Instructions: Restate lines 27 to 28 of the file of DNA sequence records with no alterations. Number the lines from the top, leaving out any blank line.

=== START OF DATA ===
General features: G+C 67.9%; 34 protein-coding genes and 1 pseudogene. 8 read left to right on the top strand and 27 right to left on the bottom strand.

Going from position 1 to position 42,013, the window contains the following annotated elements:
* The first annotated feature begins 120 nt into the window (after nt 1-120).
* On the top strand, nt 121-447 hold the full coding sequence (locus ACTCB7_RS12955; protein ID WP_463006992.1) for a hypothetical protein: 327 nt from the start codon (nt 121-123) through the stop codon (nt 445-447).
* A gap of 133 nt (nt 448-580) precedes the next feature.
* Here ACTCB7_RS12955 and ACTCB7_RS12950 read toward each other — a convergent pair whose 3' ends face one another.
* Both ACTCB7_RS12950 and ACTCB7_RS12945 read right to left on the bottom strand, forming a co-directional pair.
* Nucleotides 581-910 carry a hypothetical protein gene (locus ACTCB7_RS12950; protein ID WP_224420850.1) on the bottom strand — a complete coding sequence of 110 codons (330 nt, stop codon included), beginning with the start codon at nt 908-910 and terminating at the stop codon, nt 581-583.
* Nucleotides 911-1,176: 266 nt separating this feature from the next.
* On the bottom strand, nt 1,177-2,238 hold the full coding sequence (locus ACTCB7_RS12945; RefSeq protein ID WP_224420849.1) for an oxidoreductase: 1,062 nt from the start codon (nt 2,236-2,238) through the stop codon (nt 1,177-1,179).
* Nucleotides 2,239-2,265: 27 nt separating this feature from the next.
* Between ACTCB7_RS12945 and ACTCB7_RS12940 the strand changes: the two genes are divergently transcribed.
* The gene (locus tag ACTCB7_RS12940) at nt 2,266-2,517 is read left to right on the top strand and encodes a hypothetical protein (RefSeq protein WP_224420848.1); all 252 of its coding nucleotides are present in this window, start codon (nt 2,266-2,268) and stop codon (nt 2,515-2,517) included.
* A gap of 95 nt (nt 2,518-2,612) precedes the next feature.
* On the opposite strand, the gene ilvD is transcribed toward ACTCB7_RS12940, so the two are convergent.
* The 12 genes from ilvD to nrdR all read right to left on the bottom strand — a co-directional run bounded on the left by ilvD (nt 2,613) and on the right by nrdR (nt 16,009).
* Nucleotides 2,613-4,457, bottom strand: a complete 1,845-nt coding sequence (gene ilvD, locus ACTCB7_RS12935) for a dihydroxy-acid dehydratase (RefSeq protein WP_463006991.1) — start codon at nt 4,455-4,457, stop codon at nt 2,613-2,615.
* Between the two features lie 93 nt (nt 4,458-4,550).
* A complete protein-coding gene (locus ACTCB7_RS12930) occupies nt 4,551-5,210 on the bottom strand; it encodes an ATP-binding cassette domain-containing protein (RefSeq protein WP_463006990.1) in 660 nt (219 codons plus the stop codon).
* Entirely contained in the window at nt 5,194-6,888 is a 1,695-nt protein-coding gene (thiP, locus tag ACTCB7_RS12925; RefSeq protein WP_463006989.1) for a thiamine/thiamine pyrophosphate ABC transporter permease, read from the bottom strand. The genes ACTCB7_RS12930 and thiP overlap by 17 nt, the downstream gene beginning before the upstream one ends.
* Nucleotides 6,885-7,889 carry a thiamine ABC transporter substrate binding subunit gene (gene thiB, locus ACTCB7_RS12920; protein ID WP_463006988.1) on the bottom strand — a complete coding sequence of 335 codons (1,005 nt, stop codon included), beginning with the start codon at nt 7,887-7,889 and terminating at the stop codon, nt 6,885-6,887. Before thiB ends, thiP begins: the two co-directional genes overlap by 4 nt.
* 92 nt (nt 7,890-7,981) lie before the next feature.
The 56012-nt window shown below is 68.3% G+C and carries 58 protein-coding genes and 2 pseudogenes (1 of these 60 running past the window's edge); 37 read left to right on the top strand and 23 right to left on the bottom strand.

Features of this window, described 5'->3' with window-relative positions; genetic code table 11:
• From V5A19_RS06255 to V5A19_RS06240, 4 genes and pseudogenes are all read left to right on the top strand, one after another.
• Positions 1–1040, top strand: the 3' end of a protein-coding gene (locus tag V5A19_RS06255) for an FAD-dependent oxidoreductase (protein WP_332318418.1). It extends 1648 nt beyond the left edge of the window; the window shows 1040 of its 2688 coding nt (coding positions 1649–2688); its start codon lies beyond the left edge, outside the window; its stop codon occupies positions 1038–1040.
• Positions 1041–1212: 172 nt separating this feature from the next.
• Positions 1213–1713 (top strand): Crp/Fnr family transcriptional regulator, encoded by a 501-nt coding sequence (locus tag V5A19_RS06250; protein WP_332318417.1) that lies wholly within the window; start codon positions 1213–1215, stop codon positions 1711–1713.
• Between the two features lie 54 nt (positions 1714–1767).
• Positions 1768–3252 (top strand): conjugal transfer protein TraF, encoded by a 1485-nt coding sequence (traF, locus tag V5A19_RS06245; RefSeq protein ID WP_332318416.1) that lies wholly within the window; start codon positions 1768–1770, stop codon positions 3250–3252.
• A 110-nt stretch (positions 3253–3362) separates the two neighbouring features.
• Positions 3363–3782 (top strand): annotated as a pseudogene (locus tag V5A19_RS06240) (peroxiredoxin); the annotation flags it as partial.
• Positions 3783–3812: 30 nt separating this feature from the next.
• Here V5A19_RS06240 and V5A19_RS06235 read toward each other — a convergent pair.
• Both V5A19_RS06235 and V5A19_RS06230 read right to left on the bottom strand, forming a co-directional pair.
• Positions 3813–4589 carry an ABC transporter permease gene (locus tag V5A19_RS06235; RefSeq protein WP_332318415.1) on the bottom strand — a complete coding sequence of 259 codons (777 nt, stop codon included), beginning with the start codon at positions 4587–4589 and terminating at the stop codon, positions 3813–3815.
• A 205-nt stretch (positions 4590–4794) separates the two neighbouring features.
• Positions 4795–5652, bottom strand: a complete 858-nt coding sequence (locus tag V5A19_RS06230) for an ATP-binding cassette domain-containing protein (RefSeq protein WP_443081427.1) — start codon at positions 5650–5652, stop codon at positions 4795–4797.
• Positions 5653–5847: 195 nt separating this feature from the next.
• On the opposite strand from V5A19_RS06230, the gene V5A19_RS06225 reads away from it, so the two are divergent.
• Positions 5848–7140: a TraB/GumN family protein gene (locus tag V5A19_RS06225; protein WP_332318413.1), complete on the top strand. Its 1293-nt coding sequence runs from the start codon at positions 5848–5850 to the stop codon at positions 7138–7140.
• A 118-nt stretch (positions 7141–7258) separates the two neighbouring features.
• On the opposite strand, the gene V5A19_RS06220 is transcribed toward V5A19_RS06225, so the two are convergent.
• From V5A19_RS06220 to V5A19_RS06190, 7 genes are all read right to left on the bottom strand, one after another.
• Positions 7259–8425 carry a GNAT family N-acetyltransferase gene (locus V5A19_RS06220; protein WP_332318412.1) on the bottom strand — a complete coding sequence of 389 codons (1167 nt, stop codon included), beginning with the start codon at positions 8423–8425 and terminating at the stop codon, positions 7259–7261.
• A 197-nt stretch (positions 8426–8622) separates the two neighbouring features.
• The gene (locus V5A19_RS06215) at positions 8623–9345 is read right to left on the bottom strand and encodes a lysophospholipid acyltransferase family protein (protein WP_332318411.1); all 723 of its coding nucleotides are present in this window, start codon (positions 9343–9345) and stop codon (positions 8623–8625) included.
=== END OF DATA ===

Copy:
• Positions 1041–1212: 172 nt separating this feature from the next.
• Positions 1213–1713 (top strand): Crp/Fnr family transcriptional regulator, encoded by a 501-nt coding sequence (locus tag V5A19_RS06250; protein WP_332318417.1) that lies wholly within the window; start codon positions 1213–1215, stop codon positions 1711–1713.